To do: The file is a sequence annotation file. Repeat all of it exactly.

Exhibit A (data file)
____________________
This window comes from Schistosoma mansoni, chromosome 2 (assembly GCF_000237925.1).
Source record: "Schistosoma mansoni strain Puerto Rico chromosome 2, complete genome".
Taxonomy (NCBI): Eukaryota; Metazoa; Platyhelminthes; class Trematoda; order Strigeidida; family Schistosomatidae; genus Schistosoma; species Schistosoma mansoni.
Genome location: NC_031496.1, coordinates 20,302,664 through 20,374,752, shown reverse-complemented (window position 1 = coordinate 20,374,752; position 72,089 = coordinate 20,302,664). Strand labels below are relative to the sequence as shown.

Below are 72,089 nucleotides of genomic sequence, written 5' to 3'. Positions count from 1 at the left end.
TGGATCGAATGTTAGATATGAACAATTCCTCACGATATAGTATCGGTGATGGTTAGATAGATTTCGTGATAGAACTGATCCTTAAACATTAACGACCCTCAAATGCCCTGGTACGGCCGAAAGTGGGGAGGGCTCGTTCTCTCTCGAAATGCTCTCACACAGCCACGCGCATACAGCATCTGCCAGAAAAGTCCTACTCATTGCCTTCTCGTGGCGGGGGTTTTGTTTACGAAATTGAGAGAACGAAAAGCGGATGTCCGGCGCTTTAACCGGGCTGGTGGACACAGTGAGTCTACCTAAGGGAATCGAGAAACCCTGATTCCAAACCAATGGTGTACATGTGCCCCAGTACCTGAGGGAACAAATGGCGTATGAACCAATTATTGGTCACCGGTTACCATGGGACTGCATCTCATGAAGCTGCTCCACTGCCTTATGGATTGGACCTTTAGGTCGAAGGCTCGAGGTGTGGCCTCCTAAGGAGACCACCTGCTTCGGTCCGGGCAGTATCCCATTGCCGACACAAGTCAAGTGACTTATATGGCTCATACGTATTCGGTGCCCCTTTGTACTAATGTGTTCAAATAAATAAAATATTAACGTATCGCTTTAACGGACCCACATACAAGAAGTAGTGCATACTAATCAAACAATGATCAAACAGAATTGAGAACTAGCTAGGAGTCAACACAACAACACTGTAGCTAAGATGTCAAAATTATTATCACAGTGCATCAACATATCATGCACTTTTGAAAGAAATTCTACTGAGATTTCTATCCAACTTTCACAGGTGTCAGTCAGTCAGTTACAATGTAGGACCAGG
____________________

This window comes from Schistosoma mansoni, chromosome 2 (assembly GCF_000237925.1).
Source record: "Schistosoma mansoni strain Puerto Rico chromosome 2, complete genome".
Taxonomy (NCBI): Eukaryota; Metazoa; Platyhelminthes; class Trematoda; order Strigeidida; family Schistosomatidae; genus Schistosoma; species Schistosoma mansoni.
Genome location: NC_031496.1, coordinates 20,302,664 through 20,374,752, shown reverse-complemented (window position 1 = coordinate 20,374,752; position 72,089 = coordinate 20,302,664). Strand labels below are relative to the sequence as shown.

Below are 72,089 nucleotides of genomic sequence, written 5' to 3'. Positions count from 1 at the left end.
TGGATCGAATGTTAGATATGAACAATTCCTCACGATATAGTATCGGTGATGGTTAGATAGATTTCGTGATAGAACTGATCCTTAAACATTAACGACCCTCAAATGCCCTGGTACGGCCGAAAGTGGGGAGGGCTCGTTCTCTCTCGAAATGCTCTCACACAGCCACGCGCATACAGCATCTGCCAGAAAAGTCCTACTCATTGCCTTCTCGTGGCGGGGGTTTTGTTTACGAAATTGAGAGAACGAAAAGCGGATGTCCGGCGCTTTAACCGGGCTGGTGGACACAGTGAGTCTACCTAAGGGAATCGAGAAACCCTGATTCCAAACCAATGGTGTACATGTGCCCCAGTACCTGAGGGAACAAATGGCGTATGAACCAATTATTGGTCACCGGTTACCATGGGACTGCATCTCATGAAGCTGCTCCACTGCCTTATGGATTGGACCTTTAGGTCGAAGGCTCGAGGTGTGGCCTCCTAAGGAGACCACCTGCTTCGGTCCGGGCAGTATCCCATTGCCGACACAAGTCAAGTGACTTATATGGCTCATACGTATTCGGTGCCCCTTTGTACTAATGTGTTCAAATAAATAAAATATTAACGTATCGCTTTAACGGACCCACATACAAGAAGTAGTGCATACTAATCAAACAATGATCAAACAGAATTGAGAACTAGCTAGGAGTCAACACAACAACACTGTAGCTAAGATGTCAAAATTATTATCACAGTGCATCAACATATCATGCACTTTTGAAAGAAATTCTACTGAGATTTCTATCCAACTTTCACAGGTGTCAGTCAGTCAGTTACAATGTAGGACCAGG